Deep Roots

It gets to a point when things get so out of control that you decide to just cut your losses and start over again. This is what literally happened to my garden last year.  Weeds and grass hardly constituted a garden but  when tomatoes are involved one hangs on in hopes of a bounty crop.  A basket or two tomatoes were harvested but nothing memorable. Better to mow it all down so that at least it  can be seeded back into grass except that I’ve had a change of heart. Family lore has come to mind.

Recalling my grandpa’s garden of perfectly planted and weeded vegetables I know that my gardening efforts in retirement will never measure up. His showcase garden of potatoes, onions, white radishes, beets and cabbage were old school perfection. Simple, practical and memorable, his garden patch lives on in family lore.  His brother’s garden rivalled his and perhaps even surpassed it in aesthetic beauty because not only was it just as fruitful,, weed free and carefully designed but it also had the addition of some perky red geraniums.  Both of these men were elderly retired farmers and lived in the little village that I now live in . I’m out of excuses so I better rethink the garden. Family lore is at stake.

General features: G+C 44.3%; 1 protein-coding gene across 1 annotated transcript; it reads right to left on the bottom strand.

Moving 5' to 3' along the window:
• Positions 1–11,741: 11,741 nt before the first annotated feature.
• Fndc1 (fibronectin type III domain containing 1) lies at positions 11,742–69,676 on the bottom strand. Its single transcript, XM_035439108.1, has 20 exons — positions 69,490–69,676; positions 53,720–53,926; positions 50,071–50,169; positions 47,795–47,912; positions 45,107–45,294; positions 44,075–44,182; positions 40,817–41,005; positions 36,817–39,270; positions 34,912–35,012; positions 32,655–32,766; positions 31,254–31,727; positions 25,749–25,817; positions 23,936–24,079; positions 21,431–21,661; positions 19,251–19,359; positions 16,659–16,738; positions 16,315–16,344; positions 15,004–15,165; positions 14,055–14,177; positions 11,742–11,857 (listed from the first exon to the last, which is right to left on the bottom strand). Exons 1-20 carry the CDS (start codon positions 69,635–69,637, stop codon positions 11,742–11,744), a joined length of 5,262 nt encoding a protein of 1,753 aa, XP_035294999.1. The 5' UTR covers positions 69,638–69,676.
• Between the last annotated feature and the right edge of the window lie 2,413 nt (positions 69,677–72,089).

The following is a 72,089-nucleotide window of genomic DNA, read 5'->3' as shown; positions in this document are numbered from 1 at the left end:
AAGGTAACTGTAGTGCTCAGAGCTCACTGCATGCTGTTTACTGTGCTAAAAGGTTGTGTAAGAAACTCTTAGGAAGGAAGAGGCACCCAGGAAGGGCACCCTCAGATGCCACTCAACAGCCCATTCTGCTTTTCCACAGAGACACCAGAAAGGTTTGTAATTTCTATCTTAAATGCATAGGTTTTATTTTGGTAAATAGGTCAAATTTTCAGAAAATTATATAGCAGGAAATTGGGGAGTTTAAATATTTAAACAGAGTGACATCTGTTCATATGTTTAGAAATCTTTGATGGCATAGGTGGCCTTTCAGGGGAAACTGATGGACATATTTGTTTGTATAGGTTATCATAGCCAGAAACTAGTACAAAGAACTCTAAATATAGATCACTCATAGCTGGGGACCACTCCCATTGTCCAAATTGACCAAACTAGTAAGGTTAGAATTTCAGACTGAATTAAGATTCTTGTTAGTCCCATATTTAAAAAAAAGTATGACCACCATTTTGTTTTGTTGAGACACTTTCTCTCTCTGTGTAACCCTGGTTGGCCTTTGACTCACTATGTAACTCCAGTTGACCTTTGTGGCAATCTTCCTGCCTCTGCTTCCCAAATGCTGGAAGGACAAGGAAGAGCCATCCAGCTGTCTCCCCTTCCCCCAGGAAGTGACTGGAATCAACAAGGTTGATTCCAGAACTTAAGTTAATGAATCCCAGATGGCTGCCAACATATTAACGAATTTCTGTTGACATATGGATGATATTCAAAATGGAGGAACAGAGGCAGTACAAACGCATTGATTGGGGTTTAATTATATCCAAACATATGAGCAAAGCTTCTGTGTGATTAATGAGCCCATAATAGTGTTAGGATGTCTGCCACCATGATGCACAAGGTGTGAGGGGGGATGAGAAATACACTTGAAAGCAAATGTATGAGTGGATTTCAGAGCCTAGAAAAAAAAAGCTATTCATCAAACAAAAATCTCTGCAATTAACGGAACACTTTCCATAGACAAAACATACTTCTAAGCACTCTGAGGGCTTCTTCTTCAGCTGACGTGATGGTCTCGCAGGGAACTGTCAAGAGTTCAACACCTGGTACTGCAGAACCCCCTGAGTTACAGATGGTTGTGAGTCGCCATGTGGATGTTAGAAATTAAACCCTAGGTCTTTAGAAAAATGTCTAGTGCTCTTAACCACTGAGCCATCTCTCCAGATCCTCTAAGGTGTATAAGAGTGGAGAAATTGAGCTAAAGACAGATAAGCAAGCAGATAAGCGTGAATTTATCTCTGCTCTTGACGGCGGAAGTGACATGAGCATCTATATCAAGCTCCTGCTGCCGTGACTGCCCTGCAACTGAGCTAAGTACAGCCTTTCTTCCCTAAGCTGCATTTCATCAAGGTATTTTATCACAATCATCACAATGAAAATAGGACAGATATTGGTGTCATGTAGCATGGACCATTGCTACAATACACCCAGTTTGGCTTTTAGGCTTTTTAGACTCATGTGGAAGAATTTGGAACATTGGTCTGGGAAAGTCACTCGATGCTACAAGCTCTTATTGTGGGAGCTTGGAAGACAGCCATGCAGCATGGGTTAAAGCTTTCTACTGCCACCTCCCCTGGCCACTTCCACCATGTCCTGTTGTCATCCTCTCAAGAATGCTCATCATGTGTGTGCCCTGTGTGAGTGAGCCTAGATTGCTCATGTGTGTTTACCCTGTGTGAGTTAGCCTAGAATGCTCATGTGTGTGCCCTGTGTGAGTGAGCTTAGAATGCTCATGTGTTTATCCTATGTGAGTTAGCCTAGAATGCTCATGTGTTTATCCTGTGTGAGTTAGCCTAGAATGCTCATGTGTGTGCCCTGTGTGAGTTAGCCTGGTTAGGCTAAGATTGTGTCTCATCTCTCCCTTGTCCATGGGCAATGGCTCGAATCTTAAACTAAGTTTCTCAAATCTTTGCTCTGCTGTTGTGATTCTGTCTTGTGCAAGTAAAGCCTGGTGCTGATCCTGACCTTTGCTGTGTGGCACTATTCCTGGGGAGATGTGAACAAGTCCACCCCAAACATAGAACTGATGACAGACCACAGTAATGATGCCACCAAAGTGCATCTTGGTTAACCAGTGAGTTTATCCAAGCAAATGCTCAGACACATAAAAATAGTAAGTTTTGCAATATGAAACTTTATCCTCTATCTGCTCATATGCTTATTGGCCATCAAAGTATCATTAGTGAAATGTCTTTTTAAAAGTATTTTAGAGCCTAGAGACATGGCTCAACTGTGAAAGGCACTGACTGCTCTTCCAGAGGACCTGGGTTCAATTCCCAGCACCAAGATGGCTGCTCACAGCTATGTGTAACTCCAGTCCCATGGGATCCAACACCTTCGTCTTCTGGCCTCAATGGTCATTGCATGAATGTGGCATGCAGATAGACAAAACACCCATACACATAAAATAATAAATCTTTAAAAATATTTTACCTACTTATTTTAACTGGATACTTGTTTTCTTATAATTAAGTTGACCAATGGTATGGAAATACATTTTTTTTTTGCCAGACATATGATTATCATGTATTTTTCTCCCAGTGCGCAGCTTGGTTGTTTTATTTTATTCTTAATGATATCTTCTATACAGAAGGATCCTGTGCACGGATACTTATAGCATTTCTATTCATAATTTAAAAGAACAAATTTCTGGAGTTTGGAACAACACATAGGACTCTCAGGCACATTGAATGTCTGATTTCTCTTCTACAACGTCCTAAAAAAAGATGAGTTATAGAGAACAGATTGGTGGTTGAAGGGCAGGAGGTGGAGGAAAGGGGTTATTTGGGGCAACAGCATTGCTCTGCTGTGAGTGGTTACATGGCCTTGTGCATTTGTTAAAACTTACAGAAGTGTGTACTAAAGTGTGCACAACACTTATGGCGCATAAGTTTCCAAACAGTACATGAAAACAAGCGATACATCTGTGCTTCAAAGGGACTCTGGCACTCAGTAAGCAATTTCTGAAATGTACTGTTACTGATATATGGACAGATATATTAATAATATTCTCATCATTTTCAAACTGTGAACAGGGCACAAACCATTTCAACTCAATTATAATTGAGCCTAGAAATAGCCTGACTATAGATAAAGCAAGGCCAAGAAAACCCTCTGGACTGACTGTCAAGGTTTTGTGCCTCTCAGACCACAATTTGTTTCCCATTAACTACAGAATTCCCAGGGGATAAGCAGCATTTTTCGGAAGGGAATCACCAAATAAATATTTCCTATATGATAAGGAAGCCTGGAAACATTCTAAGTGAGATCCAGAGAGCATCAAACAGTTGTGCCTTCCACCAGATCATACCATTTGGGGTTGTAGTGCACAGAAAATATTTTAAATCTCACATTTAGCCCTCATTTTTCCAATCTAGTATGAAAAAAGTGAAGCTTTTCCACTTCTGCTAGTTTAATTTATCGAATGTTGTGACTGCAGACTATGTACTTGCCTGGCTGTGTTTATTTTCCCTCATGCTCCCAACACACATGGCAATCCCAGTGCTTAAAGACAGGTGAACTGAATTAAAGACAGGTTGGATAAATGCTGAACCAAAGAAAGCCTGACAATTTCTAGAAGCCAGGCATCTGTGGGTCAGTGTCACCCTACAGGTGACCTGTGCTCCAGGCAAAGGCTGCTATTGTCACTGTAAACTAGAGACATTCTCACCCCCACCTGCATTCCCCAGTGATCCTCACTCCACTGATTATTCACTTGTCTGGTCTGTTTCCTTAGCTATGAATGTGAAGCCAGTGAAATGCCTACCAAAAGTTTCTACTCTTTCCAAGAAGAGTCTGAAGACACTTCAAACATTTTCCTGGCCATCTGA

Shrubs and bulbs seem to be the solution. Big flowery shrubs might fill up some of the gaps. Fall planted bulbs will brighten up the yard before the weeds get too high. I’ll keep the mower handy and use it if I have to. Grandpa and my uncle will still have the glory for family garden perfection but I will at least try again this year. It will give me something to blog about. Family lore lives on.


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